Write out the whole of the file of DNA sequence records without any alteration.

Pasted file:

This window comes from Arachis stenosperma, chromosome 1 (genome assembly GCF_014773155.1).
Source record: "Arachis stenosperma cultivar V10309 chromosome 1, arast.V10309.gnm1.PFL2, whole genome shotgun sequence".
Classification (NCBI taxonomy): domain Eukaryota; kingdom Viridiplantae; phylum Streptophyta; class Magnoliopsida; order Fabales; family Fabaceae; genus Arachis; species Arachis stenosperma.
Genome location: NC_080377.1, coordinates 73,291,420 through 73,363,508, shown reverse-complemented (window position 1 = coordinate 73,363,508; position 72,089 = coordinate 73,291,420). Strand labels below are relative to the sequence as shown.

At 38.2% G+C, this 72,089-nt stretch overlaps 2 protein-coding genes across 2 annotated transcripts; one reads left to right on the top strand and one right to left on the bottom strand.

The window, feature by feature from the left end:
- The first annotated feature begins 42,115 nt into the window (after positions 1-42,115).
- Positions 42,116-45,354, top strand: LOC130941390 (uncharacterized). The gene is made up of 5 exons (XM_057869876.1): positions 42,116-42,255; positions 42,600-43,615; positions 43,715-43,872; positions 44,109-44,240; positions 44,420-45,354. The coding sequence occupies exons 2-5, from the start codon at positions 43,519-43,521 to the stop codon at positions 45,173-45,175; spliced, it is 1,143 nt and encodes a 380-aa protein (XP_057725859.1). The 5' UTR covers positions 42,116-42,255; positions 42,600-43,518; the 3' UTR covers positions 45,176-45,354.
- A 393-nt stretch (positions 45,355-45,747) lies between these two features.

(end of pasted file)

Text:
This window comes from Arachis stenosperma, chromosome 1 (genome assembly GCF_014773155.1).
Source record: "Arachis stenosperma cultivar V10309 chromosome 1, arast.V10309.gnm1.PFL2, whole genome shotgun sequence".
Classification (NCBI taxonomy): domain Eukaryota; kingdom Viridiplantae; phylum Streptophyta; class Magnoliopsida; order Fabales; family Fabaceae; genus Arachis; species Arachis stenosperma.
Genome location: NC_080377.1, coordinates 73,291,420 through 73,363,508, shown reverse-complemented (window position 1 = coordinate 73,363,508; position 72,089 = coordinate 73,291,420). Strand labels below are relative to the sequence as shown.

At 38.2% G+C, this 72,089-nt stretch overlaps 2 protein-coding genes across 2 annotated transcripts; one reads left to right on the top strand and one right to left on the bottom strand.

The window, feature by feature from the left end:
- The first annotated feature begins 42,115 nt into the window (after positions 1-42,115).
- Positions 42,116-45,354, top strand: LOC130941390 (uncharacterized). The gene is made up of 5 exons (XM_057869876.1): positions 42,116-42,255; positions 42,600-43,615; positions 43,715-43,872; positions 44,109-44,240; positions 44,420-45,354. The coding sequence occupies exons 2-5, from the start codon at positions 43,519-43,521 to the stop codon at positions 45,173-45,175; spliced, it is 1,143 nt and encodes a 380-aa protein (XP_057725859.1). The 5' UTR covers positions 42,116-42,255; positions 42,600-43,518; the 3' UTR covers positions 45,176-45,354.
- A 393-nt stretch (positions 45,355-45,747) lies between these two features.